"If there were no constraints, the Golden Gate Bridge would have been made out of billet Titanium and plated in Gold and Platinum for decoration." – me

The answer to me is – it all depends – you can say that Struts 1.x is end-of-life, but I heard that three years ago. I've got an old Swiss Army knife that's not nearly as good as my Leather Man Tool, but when I need a corkscrew or a toothpick or a plain old pen blade, it's still my "go to". I also like the way it feels in my hand.
--D

I agree it does depend.

Published at DZone with permission of its author, Rick Hightower.

(Note: Opinions expressed in this article and its replies are the opinions of their respective authors and not those of DZone, Inc.)

Comments

kent tong replied on Tue, 2008/02/12 - 2:46am

I am teaching a course on both JSF and Wicket. All the students joined the course to learn JSF and had never heard of Wicket. After learning both frameworks in the course they were asked which one they would use. 4 chose JSF and 3 chose Wicket. The rest didn't respond.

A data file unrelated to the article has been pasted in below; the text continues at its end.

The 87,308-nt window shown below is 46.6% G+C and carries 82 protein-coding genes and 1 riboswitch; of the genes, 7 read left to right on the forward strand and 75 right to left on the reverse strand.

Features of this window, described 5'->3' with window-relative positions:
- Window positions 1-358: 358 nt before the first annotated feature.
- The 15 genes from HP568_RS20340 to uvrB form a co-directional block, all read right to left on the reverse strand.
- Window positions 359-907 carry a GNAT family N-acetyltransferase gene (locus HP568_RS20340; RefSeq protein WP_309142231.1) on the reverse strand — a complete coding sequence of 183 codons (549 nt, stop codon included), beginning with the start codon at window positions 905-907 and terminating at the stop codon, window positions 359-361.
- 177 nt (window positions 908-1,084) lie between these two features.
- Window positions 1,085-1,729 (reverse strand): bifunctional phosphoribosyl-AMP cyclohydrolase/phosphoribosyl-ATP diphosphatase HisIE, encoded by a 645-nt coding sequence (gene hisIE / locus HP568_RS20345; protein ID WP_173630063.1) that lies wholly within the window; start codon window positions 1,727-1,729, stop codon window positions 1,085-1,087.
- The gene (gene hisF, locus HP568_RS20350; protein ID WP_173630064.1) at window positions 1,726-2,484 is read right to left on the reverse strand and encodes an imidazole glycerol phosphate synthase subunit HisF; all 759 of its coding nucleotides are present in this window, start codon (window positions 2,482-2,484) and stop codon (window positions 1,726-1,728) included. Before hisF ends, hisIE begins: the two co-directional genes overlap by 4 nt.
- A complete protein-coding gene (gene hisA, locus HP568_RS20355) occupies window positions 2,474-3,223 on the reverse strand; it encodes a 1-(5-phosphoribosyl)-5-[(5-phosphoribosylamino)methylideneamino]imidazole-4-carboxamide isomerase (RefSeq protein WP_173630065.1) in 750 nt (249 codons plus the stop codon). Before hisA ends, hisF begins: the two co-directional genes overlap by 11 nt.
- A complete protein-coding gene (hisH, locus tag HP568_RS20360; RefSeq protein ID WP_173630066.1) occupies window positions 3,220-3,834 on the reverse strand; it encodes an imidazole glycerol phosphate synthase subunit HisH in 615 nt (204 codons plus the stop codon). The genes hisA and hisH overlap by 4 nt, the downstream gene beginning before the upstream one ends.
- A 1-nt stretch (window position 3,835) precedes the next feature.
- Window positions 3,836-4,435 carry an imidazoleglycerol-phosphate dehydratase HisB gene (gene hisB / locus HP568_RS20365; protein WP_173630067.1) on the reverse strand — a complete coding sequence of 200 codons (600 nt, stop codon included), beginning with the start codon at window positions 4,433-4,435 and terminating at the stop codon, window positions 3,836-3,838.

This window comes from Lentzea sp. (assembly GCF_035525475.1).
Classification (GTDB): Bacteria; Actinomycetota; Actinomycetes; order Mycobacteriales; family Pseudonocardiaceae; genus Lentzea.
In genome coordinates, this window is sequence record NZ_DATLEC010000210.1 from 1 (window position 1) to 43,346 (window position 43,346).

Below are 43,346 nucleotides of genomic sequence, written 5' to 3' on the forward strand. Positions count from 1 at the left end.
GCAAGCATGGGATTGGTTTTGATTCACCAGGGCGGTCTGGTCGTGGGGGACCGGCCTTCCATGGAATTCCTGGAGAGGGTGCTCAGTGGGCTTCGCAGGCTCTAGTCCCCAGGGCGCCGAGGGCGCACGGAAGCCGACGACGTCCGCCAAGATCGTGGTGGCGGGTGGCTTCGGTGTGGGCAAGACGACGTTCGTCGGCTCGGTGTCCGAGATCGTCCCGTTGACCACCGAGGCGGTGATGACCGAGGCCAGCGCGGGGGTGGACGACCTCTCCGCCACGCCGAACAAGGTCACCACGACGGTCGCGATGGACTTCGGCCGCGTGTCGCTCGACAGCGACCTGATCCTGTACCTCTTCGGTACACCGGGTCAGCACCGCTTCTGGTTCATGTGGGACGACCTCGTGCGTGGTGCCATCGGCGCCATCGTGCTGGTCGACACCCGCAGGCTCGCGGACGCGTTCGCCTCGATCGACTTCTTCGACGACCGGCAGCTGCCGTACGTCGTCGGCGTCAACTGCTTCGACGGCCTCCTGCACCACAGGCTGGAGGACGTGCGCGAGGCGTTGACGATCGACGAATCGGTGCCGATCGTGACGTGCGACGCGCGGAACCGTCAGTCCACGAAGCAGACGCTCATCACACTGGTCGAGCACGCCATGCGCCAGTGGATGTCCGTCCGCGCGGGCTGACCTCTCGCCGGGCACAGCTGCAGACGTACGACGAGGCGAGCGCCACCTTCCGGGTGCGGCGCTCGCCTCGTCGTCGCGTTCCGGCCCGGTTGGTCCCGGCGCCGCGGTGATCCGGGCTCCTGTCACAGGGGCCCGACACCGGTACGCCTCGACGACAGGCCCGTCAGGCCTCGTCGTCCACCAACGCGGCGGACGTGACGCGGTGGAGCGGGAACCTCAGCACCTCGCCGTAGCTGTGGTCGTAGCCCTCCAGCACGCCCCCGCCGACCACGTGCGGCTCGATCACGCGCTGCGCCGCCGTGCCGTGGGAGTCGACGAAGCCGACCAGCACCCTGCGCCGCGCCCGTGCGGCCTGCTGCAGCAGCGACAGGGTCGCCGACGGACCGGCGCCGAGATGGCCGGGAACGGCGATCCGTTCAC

Ha Vo replied on Sun, 2008/04/06 - 10:54am in response to: kent tong

Kent, if you were to chose one of these choices and you knew that a lot of the devlopment had to be done by rather junior offshore developers who will be lead by seniors. Which one would you chose? I guess I'm asking what alternative can better be learned and controlled in an offshore model.

 Thnx for the reply

kent tong replied on Sun, 2008/04/06 - 9:23pm in response to: Ha Vo

In my opinion Wicket is much easier to learn and use than JSF. It also contains a built-in efficient unit testing framework which should be a major plus in an outsource model. Of course, juniors often don't write testable code, so having a unit testing framework alone is definitely not enough; mentoring is very much required.

Gerd Ziegler replied on Fri, 2008/11/07 - 7:28am

For those who like the simplicity of Apache Velocity theres a framework out there at www.ztemplates.org with form ajax support. For short intro take a look at introduction to ztemplates from Lunatech Research.

Ghanshyam Baheti replied on Sun, 2008/12/07 - 12:09am

Hi, Probably I may not be Ideal person to sure which framework has demand or big buzz for future days , but like to share some of my experience of working on Struts, Spring, wicket and JSF.